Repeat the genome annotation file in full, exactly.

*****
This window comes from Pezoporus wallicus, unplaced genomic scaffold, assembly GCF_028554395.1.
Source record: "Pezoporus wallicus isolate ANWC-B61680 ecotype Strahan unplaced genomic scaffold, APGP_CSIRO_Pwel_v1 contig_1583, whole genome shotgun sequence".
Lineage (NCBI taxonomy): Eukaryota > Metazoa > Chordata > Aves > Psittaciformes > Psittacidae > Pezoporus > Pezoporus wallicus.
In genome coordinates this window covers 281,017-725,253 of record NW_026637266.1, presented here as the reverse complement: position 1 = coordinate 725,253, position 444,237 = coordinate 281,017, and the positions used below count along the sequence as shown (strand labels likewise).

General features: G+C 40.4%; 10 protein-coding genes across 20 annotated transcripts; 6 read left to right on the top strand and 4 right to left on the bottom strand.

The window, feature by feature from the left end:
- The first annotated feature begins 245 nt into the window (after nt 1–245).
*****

This window comes from Pezoporus wallicus, unplaced genomic scaffold, assembly GCF_028554395.1.
Source record: "Pezoporus wallicus isolate ANWC-B61680 ecotype Strahan unplaced genomic scaffold, APGP_CSIRO_Pwel_v1 contig_1583, whole genome shotgun sequence".
Lineage (NCBI taxonomy): Eukaryota > Metazoa > Chordata > Aves > Psittaciformes > Psittacidae > Pezoporus > Pezoporus wallicus.
In genome coordinates this window covers 281,017-725,253 of record NW_026637266.1, presented here as the reverse complement: position 1 = coordinate 725,253, position 444,237 = coordinate 281,017, and the positions used below count along the sequence as shown (strand labels likewise).

General features: G+C 40.4%; 10 protein-coding genes across 20 annotated transcripts; 6 read left to right on the top strand and 4 right to left on the bottom strand.

The window, feature by feature from the left end:
- The first annotated feature begins 245 nt into the window (after nt 1–245).